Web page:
Face it. Pro-life advocates will demonstrate in Washington on Jan. 22 until Roe v. Wade, the U.S. Supreme Court decision that legalized abortion throughout the land, is overturned — or hell freezes over.
The latter came close this year, the 43rd anniversary of Roe, but the march went on even though the city was virtually shut down because of the huge blizzard expected to arrive in the afternoon.
The crowd was considerably smaller than recent years, estimated at nearly 50,000 by Catholic News Service. They first attended the rally to hear such speakers as businesswoman Carly Fiorina, New Jersey Congressman Chris Smith and Focus on the Family President Jim Daly before proceeding from the Washington Monument area up Constitution Avenue past the Capitol and ending at the Supreme Court.
Judging by the signs displayed by marchers, most participants at the rally and march were either from Washington itself, or from states at such a distance that they were already en route when the blizzard warning was issued.
In the aftermath, according to news reports, busloads of students from Pittsburgh, Nebraska, Ohio and Minnesota were temporarily stranded as they tried to return home.
Although 3,000 had been expected to attend from Philadelphia, at the most a few hundred made it.
There was no direct cancellation by the archdiocese but many of the parishes and schools cancelled participation, presumably for safety concerns by themselves or the bus companies.
Others, including seminarians from St. Charles Borromeo Seminary, went to Washington and participated in the early events, including the Mass celebrated for Philadelphians at the Basilica Shrine of the Immaculate Conception by Bishop John McIntyre.
“I attended the rally and I thought the speakers were really good,” said Steven Bozza, director of the archdiocesan Office for Life and Family. “They were from all over the country.”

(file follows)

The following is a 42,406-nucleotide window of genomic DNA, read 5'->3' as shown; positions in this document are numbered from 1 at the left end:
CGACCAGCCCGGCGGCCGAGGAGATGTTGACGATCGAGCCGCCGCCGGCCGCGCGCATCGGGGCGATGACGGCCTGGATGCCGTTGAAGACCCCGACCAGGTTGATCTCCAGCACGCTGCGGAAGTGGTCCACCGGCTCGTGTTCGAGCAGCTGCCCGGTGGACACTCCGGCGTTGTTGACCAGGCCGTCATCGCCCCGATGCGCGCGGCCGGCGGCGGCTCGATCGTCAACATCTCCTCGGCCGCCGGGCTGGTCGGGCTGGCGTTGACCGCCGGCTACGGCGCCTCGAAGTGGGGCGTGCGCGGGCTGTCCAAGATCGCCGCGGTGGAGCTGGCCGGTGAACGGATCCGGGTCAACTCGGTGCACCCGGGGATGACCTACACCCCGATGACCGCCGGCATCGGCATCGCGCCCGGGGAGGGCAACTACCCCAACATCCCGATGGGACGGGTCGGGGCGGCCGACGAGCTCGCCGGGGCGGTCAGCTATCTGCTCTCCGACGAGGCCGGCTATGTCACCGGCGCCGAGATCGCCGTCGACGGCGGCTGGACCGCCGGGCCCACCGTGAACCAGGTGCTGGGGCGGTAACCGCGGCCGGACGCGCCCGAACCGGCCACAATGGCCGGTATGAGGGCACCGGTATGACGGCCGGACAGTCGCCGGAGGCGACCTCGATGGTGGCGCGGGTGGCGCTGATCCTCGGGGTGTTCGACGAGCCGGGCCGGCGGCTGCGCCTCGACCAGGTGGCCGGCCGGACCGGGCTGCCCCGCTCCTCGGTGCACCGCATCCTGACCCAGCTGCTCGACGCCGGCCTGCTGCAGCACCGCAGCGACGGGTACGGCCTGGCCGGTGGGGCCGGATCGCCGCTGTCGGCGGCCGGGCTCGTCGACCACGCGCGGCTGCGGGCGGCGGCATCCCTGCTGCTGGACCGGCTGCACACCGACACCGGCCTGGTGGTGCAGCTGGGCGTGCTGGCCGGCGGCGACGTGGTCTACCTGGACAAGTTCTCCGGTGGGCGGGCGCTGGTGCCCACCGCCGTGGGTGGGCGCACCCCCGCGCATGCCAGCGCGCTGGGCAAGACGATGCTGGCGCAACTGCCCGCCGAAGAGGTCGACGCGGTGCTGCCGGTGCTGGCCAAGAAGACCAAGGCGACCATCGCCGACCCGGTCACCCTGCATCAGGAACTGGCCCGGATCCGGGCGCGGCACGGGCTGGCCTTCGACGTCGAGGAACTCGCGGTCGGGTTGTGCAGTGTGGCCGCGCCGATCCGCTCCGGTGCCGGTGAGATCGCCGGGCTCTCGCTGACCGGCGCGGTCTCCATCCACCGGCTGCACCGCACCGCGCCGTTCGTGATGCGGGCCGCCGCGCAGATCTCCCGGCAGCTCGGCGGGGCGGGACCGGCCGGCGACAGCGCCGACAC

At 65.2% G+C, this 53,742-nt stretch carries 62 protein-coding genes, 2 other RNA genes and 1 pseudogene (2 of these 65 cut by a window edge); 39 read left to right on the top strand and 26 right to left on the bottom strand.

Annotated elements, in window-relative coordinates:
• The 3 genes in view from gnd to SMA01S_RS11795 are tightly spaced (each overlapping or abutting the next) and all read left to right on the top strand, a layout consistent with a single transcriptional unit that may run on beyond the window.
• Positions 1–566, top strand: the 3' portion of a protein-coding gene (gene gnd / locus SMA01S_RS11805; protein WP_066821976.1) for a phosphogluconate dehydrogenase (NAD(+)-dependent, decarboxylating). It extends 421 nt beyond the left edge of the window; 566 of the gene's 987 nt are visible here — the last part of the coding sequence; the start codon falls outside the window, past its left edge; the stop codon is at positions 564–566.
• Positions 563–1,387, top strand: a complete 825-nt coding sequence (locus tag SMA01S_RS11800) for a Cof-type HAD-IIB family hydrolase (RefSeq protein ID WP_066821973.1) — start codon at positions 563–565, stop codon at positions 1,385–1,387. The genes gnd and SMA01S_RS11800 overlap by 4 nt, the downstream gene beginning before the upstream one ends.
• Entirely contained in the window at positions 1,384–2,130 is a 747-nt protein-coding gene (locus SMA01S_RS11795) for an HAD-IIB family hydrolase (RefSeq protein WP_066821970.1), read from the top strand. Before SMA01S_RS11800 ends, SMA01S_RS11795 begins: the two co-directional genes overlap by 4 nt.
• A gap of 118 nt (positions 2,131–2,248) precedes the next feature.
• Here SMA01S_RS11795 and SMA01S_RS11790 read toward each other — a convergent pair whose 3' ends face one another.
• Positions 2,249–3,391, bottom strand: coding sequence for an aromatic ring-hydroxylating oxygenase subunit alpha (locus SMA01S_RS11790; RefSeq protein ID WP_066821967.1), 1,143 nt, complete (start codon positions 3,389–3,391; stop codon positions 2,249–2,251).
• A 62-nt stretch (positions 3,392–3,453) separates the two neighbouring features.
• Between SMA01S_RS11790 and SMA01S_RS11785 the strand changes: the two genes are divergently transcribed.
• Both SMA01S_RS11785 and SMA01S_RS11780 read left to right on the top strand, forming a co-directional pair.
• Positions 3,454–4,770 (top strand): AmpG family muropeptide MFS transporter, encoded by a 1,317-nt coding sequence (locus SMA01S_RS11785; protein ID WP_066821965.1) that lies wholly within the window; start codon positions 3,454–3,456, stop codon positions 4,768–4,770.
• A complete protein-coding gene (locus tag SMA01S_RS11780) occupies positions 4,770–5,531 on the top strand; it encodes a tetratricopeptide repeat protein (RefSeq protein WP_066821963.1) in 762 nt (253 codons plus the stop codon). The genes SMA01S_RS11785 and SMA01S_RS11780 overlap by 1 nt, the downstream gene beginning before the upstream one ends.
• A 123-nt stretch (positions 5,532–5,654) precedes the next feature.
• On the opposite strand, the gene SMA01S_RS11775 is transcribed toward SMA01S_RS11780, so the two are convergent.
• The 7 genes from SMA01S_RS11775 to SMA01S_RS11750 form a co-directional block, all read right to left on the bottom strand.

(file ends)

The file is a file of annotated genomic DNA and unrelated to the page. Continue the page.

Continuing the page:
But by the time the rally was completed the snow was beginning, and “I thought for people to leave was the smart thing to do,” he said.
Bishop McIntyre himself did attend the rally and most of the march.
“I greatly admire the people who were there,” he said. “Their dedication was greatly appreciated. They knew getting there was going to offer challenges and I was impressed.”
Not everyone was in agreement. For example there were busloads of marchers from Chester, Delaware and Montgomery counties.
On a bus from St. Pius X Pius Parish in Broomall were John and Agnes Blisard with son Patrick.
“We try to come every year. I started in high school and continued in college and I’ve only missed about four times,” John said. “We come for life and to end abortion and let them know we are not going to go away.”
Patrick Blisard said he’s been coming for the past 17 years but his mother interjected that wasn’t counting the time when she came when he was in her womb, so it would be 18 years.
Another busload of 33 people came from Immaculate Conception, Jenkintown, and among them was Patrick Stanton, the son of the late John Stanton, who was the leading pro-life advocate in the Philadelphia region.
“We took a chance but I am glad we went to represent our parish and our archdiocese; I thought the speakers were excellent.” he said. They made the most of the march but had to leave before the very end because the children were very cold.
While John Stanton himself, who died last January, could only be there in spirit, a memorial Mass will be celebrated for him by Father Chris Walsh on Saturday, Jan. 31 at 9:30 a.m. at Holy Redeemer Catholic Church, Philadelphia. It will be preceded by witness at a nearby abortion clinic come rain, snow or shine.